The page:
Chinese fans of Internet sensations flock to concerts to support the virtual idols they know and love

By Yang Xi Source:Global Times Published: 2016/11/7 20:08:39

Chinese fans of Internet sensations flock to concerts to support the performers they know and love


The popularity of virtual idol concerts in China is growing, experts say. Photo: IC

The popularity of virtual idol concerts in China is growing, experts say. Photo: IC


Liu Yuxiao, a 19-year-old sophomore living in Beijing, was excited to learn that his favorite idol Hatsune Miku, a Japanese virtual singer, will hold her first Beijing concert in December. As soon as he heard the news, he ordered an inside field ticket for 1,480 yuan ($221).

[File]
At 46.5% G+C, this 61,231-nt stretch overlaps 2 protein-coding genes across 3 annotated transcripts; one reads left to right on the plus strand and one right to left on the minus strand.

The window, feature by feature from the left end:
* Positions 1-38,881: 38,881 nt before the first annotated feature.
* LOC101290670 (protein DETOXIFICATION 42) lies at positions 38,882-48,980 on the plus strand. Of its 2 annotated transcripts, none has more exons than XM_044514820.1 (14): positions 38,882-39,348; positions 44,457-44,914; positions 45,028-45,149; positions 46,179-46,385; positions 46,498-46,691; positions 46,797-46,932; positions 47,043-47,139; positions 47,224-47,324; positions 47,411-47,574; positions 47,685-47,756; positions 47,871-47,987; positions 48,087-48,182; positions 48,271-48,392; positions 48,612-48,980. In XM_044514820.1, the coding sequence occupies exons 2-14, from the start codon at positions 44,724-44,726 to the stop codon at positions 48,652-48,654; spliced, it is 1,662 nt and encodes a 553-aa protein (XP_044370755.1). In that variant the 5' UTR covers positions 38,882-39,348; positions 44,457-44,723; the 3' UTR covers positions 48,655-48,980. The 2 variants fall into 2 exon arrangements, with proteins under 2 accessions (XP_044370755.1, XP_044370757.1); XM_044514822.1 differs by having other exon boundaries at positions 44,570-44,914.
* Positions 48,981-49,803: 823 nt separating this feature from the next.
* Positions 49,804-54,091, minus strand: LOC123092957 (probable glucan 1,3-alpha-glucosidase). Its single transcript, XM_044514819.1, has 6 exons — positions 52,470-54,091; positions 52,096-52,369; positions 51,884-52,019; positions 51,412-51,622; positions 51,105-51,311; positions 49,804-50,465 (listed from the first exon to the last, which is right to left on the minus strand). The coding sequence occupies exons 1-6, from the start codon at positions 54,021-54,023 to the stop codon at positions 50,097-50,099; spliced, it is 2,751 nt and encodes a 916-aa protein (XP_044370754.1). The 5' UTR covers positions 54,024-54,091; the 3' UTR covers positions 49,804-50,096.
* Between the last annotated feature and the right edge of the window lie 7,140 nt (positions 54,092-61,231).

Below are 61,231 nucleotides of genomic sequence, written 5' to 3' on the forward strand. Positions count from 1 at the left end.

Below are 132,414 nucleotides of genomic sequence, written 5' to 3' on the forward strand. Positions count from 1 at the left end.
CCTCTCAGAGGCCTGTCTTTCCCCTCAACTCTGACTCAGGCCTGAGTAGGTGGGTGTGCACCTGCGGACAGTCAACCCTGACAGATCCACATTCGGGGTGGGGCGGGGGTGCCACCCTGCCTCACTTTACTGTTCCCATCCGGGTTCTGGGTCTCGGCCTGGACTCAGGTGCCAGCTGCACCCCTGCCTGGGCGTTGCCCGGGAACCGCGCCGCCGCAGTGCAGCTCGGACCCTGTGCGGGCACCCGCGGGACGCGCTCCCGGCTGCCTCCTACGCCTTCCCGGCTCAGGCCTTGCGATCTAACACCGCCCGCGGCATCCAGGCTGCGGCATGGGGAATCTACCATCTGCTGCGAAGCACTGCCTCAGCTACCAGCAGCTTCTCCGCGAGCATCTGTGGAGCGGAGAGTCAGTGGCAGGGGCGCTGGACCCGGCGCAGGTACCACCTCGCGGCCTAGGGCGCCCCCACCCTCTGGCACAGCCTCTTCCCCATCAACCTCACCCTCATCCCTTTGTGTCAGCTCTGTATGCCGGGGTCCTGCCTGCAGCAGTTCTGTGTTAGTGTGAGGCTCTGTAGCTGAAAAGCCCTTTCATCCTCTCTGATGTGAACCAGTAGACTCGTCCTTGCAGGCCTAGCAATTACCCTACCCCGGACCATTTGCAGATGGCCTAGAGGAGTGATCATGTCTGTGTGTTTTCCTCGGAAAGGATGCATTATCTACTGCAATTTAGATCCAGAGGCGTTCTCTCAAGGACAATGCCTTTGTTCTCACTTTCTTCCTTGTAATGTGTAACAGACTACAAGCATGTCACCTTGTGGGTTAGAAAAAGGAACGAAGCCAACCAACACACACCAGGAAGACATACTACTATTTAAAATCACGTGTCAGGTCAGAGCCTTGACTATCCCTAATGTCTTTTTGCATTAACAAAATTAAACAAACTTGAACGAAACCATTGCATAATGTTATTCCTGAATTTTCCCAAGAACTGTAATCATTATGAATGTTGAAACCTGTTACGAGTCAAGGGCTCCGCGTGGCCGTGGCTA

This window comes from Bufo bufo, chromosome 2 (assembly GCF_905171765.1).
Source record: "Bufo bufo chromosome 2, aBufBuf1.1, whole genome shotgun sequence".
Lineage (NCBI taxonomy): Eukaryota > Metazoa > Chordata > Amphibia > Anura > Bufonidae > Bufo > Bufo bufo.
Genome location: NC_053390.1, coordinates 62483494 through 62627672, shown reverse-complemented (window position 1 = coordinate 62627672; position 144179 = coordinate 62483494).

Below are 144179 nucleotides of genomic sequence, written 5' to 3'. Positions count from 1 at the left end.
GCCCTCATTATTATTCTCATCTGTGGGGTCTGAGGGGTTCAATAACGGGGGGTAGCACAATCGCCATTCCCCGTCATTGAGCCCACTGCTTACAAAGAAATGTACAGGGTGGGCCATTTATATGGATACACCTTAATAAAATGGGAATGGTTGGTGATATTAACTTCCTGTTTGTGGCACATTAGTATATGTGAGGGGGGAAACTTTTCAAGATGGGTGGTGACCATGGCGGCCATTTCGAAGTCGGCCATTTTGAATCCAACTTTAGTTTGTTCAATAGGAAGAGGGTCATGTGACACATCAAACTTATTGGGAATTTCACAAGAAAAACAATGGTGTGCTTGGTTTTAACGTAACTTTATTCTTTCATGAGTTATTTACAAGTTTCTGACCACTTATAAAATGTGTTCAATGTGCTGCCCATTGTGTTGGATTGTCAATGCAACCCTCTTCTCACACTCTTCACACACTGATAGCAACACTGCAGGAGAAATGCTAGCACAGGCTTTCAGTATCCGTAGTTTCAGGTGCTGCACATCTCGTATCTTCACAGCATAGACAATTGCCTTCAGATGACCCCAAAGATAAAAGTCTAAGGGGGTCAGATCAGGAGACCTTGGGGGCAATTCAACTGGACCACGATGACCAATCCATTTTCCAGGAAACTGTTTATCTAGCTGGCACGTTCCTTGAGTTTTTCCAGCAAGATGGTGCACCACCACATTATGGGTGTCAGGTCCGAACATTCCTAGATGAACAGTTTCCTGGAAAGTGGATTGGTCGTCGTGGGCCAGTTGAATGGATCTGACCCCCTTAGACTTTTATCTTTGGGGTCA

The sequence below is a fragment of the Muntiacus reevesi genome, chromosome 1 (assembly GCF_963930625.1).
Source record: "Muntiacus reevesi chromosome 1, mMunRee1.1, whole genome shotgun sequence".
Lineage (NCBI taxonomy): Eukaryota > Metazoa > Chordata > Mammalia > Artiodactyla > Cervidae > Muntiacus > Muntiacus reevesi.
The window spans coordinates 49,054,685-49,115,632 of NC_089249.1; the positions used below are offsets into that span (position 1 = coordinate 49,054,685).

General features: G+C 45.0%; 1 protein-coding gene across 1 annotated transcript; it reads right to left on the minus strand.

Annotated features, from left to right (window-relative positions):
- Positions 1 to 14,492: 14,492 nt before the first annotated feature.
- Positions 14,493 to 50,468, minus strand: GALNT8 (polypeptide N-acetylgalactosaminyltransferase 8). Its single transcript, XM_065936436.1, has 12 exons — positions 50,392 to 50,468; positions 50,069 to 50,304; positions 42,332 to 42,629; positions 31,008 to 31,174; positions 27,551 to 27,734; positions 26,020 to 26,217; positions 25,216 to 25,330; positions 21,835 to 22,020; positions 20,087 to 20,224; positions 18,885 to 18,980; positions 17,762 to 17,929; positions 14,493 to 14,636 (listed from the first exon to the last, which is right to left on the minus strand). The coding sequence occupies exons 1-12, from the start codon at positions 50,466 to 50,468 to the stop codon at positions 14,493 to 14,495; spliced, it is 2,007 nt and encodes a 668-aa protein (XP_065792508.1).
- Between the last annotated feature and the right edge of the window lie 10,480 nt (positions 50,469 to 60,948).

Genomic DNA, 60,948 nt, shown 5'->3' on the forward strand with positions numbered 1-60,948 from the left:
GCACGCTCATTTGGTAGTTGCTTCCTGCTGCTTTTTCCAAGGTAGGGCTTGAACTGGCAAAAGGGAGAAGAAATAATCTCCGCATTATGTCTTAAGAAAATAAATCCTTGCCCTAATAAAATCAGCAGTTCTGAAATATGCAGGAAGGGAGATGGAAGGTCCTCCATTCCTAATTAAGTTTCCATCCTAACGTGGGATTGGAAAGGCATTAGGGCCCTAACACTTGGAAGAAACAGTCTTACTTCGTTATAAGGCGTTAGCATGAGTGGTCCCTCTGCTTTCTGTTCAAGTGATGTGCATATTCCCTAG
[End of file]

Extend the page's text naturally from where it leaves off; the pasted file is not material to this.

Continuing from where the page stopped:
It is not the first time Liu has attended one of Miku's concerts. "I attended Miku's first mainland concert in Shanghai last year, which was a wonderful and memorable experience," said Liu.

In 2007, Crypton Future Media, a music production and music software company based in Japan, created the virtual star Miku using vocaloid software. The software allows music lovers to produce songs and music by imputing lyrics and melody into the program. In order to attract more users, the company made a virtual image for Miku; a 16-year-old girl with a blue-green ponytail. Miku later became an international sensation. Since her first concert in 2009, the virtual singer has held several concerts in New York, Los Angles, Singapore and Hong Kong, according to a November 1 report on 36Kr.com, an online technology media platform.

According to the report, China has also created several virtual idols and many of them have gained large popularity with fans.